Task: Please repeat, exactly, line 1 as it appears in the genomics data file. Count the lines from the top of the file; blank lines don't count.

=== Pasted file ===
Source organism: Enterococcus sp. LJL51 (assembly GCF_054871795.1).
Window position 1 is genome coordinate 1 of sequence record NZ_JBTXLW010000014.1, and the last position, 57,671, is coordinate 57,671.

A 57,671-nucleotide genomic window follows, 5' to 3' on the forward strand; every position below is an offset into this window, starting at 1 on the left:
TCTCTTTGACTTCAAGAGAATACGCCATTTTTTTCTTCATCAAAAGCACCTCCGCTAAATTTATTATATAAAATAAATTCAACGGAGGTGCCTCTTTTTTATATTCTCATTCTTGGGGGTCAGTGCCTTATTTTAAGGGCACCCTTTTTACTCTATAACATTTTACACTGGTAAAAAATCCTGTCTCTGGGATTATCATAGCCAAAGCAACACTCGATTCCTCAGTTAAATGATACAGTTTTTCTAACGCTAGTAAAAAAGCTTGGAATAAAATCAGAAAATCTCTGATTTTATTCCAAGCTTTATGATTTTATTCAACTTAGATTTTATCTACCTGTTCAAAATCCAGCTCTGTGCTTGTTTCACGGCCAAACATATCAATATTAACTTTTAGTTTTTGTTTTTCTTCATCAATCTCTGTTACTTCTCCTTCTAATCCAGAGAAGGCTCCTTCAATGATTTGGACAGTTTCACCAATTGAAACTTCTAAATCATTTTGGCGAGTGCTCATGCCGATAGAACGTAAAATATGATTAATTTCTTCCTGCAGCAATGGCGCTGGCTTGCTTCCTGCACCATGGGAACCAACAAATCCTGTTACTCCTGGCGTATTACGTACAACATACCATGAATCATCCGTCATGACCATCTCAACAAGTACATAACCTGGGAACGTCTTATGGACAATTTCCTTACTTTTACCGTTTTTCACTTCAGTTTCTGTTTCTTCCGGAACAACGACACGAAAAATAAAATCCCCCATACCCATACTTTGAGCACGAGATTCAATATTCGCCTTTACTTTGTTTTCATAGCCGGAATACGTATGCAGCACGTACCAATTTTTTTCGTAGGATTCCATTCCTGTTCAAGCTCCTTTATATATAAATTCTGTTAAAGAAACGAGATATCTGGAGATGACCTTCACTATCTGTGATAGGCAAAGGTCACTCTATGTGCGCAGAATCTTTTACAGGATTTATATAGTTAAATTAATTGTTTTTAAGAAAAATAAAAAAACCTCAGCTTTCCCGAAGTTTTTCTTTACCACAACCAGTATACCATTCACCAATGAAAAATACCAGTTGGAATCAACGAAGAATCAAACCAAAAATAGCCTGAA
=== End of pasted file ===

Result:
Source organism: Enterococcus sp. LJL51 (assembly GCF_054871795.1).